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1) Any clustered storage I know allows exporting 1-way (non-clustered) LUNs. In a nutshell it's OK to have some LUNs mirrored between physical nodes and other LUNs - not.

2) If you would run Hyper-V as a hypervisor you could have many options not to have NAS/SAN as a shared storage at all (StarWind, DataCore, VM6 and Virsto). For VMware it's only VMware VSA not being much better then any guest-VM storage appliance (( DAS is always cheaper and faster then any SAN/NAS.

Zeon: Thanks for the input guys. I know I'm going to sound like a cheapass but my current SAN cost probably around $6,000 for a 4u 24 slot Supermicro chassis with a socket 1155 mobo, Xeon and LSI megaraid RAID card alongside 8x 2TB drives in RAID 6 and 4x 120GB SSDs in RAID 5. That gives me 13TB usable.

I look at the price of the HP option and that gives 1/4 of the space for 3x the price. I realize that for active/active most providers charge per TB (including Starwind). I'm not even sure if we need active/active if the downtime on failure would only be 20mins or so but in saying that, if we went Active/Active do you think we could have some storage on the same SAN being non Active/Active?

I guess our problem is that we have a lot of long term archiving which makes up 80% of our required space but the other 20% needs to have really high uptime.

Netapp looks interesting. Any ball park figure for our type of configuration? :) 

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  Reply # 592384 8-Mar-2012 15:16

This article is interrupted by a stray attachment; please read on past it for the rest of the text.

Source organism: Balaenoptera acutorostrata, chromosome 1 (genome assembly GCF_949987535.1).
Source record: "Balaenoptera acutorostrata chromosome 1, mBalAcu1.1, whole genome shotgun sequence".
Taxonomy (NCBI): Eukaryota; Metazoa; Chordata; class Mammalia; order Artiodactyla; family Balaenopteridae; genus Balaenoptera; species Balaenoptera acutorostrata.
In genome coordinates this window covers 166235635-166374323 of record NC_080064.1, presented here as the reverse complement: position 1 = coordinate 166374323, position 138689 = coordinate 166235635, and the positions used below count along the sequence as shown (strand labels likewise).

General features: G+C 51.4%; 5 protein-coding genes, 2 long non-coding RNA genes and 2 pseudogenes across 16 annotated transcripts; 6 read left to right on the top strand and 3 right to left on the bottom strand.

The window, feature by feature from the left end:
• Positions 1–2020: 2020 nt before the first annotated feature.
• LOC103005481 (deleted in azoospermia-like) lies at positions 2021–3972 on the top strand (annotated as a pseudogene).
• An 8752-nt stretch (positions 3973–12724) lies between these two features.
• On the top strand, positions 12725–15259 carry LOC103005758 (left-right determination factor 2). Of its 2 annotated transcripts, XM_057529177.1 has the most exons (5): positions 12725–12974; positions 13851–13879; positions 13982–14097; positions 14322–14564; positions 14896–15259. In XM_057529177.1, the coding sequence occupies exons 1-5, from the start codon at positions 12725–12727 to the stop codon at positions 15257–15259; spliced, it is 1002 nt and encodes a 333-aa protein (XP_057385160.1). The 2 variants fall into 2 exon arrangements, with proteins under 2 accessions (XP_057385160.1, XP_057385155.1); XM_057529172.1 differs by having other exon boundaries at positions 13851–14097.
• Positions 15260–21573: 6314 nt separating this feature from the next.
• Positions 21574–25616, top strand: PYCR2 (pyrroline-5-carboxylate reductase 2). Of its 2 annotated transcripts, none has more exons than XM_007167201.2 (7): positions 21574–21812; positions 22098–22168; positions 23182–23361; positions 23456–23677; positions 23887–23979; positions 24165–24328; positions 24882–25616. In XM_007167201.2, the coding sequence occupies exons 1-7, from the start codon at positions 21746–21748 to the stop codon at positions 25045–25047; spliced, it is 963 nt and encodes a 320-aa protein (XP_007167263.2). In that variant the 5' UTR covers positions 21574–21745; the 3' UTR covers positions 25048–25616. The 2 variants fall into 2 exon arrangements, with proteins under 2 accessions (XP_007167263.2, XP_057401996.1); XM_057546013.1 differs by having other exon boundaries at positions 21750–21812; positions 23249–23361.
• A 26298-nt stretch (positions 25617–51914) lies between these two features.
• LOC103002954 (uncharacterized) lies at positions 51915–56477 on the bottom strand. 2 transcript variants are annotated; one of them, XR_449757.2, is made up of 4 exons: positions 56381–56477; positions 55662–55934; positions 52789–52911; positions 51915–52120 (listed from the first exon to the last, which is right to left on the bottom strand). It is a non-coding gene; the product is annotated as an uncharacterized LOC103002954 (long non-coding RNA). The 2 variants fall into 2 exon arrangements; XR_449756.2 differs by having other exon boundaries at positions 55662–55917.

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KOOLER: Isn't NetApp with offline (background) deduplication only? What exact appliance model do you run? 

Regs: I run NetApp kit internally, and some friends of mine work there too. 




the new appliances and new OS also have compression, but i only have background dedup on my FAS2020 (3yo, end of line model).  
http://www.netapp.com/us/technology/storage-efficiency/feature-story-compression.html


as for price, the US web site quotes "Truly unified storage systems starting under $7,500".  Thats under NZ$10k with the current $US rate.




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  Reply # 592393 8-Mar-2012 15:18
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If you want to find out about the netapp pricing, call SAS IT and ask for Kevin Rapson. He should be able to help you. http://sasit.co.nz/




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  Reply # 592418 8-Mar-2012 15:48
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+1 for Veeam here. Works great and is licensed per socket of your host.